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Human herpesvirus 6 infection in children: Clinical manifestations, diagnosis, and treatment

Cécile Tremblay, MD
Michael T Brady, MD
Section Editor
Sheldon L Kaplan, MD
Deputy Editor
Mary M Torchia, MD


The clinical manifestations, diagnosis, and treatment of human herpesvirus 6 (HHV-6) infection in children will be discussed here. The virology, pathogenesis, and epidemiology of HHV-6, the clinical manifestations, diagnosis, and treatment of HHV-6 infections in adults, and HHV-6 infection in hematopoietic cell transplant recipients are discussed separately. (See "Virology, pathogenesis, and epidemiology of human herpesvirus 6 infection" and "Clinical manifestations, diagnosis, and treatment of human herpesvirus 6 infection in adults" and "Human herpesvirus 6 infection in hematopoietic cell transplant recipients".)


HHV-6 is a member of the Herpesviridae family. HHV-6 replicates in activated CD4+ T lymphocytes [1]. Like other herpesviruses, HHV-6 establishes latency after primary infection and may reactivate in immunocompromised hosts, especially after allogeneic hematopoietic cell transplantation (HCT). (See "Human herpesvirus 6 infection in hematopoietic cell transplant recipients".)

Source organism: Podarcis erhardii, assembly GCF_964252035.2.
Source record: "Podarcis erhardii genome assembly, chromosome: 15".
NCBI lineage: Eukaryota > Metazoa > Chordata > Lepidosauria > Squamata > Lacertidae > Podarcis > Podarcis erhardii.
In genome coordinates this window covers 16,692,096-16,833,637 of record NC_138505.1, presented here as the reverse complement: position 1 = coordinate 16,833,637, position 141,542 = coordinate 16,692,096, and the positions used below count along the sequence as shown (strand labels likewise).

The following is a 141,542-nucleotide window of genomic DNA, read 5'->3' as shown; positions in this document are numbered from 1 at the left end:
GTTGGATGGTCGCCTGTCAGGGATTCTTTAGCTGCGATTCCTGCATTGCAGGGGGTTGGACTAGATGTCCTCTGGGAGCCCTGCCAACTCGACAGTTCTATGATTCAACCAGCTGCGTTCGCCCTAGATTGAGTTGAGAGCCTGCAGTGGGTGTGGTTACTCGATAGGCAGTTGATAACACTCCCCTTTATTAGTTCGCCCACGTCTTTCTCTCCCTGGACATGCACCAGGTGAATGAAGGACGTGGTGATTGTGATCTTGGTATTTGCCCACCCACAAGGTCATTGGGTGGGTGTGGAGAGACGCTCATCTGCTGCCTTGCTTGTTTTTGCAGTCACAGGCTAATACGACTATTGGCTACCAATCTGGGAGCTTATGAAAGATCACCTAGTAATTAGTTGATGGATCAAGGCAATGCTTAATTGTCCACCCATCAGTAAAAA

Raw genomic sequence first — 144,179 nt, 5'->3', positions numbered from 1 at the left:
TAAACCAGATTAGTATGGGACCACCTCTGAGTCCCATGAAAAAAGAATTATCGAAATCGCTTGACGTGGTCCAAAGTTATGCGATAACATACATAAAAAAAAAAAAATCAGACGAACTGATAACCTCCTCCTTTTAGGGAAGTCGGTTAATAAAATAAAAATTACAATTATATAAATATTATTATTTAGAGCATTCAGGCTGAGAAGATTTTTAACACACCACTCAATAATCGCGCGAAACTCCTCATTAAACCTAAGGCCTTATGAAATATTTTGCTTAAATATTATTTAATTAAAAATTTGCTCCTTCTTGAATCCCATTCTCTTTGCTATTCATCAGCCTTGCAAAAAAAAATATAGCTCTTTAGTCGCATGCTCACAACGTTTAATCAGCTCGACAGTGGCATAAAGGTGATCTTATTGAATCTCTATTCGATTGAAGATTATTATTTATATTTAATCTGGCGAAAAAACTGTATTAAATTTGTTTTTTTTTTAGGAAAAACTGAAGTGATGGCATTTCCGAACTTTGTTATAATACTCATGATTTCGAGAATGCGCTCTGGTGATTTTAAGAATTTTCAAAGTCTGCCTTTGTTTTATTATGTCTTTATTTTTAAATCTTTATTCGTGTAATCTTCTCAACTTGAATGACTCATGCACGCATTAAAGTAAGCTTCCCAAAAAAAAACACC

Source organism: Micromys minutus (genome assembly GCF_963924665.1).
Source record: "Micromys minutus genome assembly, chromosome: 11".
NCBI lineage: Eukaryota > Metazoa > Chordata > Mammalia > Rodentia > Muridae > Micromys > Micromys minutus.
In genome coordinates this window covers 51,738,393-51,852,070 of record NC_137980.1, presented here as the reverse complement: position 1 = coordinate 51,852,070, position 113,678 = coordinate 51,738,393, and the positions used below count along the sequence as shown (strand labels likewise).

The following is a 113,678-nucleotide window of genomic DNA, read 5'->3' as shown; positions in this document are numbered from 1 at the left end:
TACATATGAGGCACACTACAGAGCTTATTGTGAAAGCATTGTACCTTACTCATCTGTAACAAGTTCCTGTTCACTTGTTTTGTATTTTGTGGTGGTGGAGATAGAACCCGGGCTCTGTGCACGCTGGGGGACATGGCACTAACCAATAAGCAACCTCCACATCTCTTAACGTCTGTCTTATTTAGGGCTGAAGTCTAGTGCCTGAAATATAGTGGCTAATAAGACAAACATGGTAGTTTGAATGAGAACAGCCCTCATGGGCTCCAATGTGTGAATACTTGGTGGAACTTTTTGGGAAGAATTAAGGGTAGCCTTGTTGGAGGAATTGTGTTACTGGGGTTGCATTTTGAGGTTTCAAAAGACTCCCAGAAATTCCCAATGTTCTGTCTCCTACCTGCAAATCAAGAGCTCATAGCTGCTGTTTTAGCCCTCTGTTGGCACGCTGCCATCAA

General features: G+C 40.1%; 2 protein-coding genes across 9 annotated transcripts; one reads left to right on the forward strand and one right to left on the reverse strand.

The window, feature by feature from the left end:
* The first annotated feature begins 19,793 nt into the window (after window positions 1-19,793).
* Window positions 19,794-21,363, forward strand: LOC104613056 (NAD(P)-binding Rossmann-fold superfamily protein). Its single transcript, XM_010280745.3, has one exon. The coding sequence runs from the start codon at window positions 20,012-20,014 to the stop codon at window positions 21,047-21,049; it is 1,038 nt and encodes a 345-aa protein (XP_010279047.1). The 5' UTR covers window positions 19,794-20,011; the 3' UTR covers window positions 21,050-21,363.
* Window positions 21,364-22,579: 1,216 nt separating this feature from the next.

There are two HHV-6 species: HHV-6A and HHV-6B. HHV-6B causes the majority of documented primary infections and reactivations events. Little is known about the epidemiology or clinical implications of HHV-6A. (See "Virology, pathogenesis, and epidemiology of human herpesvirus 6 infection", section on 'Virology and pathogenesis'.)


HHV-6 infects most children within the first two years of life [2,3], but rarely may be acquired in adulthood [4]. In developed countries, the rate of seroprevalence among adults is generally >70 percent. (See "Virology, pathogenesis, and epidemiology of human herpesvirus 6 infection", section on 'Epidemiology'.)

Transmission occurs mainly through saliva. Perinatal transmission has been documented (see 'Congenital infection' below); transmission through breast milk has not been reported [5]. Transmission through organ or hematopoietic cell donation has been reported rarely [6-9], but transmission through blood transfusion has not [5].

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Literature review current through: Nov 2017. | This topic last updated: Jul 26, 2016.
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